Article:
While "ThokTober" sounded good when I started, we're well into February and Spring is only 40 days off. Not that that makes the project unsucessful per se - I understand the problem much more deeply which was certainly a goal, and there was never an external deadline, just a self-inflicted one.
The deepest bit of understanding was that attempting to shoehorn the
"weight of history" (that is, the legacy thok.org content) into an
existing system was misguided effort - the legacy content was some
2300 files, the new content (that could easily be adapted to whatever
system I chose) was only 45 files -
"And we decided that one big pile is better than two little piles, and rather than bring that one up we decided to throw ours down." -
and that the optimal deployment tool for the legacy content was simply
rsync. This reduced the complexity of the rest of the problem a
great deal, as now it was simply a matter of recognizing files that
needed markdown processing, and recognizing files of more interesting
type ("blog post", "blog", "photoessay"...) and doing something with
Once I got past the problem of stuffing the large pile into a third party blogging system, what about the small pile? All of the static-blog tools I looked at where a little too opinionated (which is great when starting from scratch) and the static-site-generator tools were not opinionated enough. I finally concluded that in order to figure out what features I actually wanted, I'd need to sit down and implement them from scratch, and discover what aspects of "blog" features were artifacts of "what is easy to write" and what things actually mattered. (This also, admittedly, let me side-step the conclusion that ikiwiki, not nikola, was closest in behaviour to what I was looking for, even though it was a pile of perl with character set issues...)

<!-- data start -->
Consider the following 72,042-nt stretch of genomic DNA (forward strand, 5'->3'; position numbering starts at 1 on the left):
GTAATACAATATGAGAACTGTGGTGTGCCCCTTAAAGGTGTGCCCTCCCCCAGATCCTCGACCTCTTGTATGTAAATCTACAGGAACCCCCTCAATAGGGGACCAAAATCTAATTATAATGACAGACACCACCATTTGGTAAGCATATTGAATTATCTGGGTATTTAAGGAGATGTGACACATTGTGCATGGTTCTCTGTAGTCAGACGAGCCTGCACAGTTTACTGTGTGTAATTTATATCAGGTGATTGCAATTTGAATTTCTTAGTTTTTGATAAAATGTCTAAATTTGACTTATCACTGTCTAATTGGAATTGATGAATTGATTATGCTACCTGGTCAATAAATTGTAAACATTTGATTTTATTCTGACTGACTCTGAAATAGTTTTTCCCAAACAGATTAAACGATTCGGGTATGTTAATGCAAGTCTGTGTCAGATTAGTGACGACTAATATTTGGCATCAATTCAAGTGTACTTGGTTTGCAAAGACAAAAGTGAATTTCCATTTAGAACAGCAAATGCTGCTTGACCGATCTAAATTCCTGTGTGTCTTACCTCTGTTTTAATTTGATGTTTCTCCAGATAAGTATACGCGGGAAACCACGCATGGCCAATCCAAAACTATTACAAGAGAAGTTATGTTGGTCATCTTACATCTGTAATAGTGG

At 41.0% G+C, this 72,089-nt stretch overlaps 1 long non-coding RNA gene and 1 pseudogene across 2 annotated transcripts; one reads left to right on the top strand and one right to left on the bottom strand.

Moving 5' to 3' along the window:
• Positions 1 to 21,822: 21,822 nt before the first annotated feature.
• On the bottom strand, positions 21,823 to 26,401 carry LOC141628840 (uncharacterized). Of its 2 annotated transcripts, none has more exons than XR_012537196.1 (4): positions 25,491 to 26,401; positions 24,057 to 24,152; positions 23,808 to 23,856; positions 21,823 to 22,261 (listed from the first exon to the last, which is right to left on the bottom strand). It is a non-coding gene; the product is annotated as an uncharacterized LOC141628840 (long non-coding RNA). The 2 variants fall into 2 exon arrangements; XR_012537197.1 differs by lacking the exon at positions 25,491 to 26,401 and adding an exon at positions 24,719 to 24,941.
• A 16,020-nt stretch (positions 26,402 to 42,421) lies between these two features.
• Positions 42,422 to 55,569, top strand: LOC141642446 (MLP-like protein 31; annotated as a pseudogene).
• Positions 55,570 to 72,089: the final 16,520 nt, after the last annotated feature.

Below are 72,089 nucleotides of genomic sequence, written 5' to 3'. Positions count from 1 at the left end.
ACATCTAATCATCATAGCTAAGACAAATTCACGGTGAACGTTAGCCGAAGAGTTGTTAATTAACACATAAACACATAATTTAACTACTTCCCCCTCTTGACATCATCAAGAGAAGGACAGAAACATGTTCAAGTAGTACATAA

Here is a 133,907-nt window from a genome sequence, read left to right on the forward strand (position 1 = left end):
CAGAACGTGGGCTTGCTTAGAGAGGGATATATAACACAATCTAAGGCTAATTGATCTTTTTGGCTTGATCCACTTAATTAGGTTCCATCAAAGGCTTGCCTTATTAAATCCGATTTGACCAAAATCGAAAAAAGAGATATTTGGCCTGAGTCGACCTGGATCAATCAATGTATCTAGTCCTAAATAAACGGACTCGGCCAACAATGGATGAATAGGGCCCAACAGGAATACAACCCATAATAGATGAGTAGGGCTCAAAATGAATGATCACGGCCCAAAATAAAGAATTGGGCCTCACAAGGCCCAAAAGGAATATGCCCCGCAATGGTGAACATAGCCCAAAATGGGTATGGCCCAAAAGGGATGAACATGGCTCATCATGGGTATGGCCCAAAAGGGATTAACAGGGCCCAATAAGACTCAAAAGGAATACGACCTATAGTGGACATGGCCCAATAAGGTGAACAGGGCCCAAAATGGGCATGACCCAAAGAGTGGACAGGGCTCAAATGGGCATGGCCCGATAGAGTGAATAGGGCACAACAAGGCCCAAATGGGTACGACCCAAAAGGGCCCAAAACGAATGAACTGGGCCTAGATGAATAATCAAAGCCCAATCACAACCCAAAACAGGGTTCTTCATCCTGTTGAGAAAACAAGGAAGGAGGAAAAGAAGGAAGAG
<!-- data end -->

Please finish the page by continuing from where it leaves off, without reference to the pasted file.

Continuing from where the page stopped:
Having concluded that the big opinion was that "text should be in markdown" pulling little things together was a lot simpler, and I could make visible progress a feature at a time. Other useful conclusions include:
rsyncare entirely sufficient for 0.1
Tagsmetadata that gets pulled out to a single
tag-index.htmldemonstrates the concept and is a good enough implementation of article keywords; adding other metadata like "twitter summary" can follow in time, but I don't need to start with it.
As a nod to codes-well-with-others, I've built most of the recent pieces atop two new third party libraries:
lxml.htmlis quite nice for mucking about with generated html; since HTML is horribly fragile but no tools report legitimate diagnostics for it, sticking to carefully constructed operations on the element tree seems like the only sane way to perform operations like "add stylesheet" or "promote the first
head titleelement" in arbitrary contexts.
All that said, it really does look like I could do a first deployment this week, though perhaps the start of Spring is ultimately more realistic...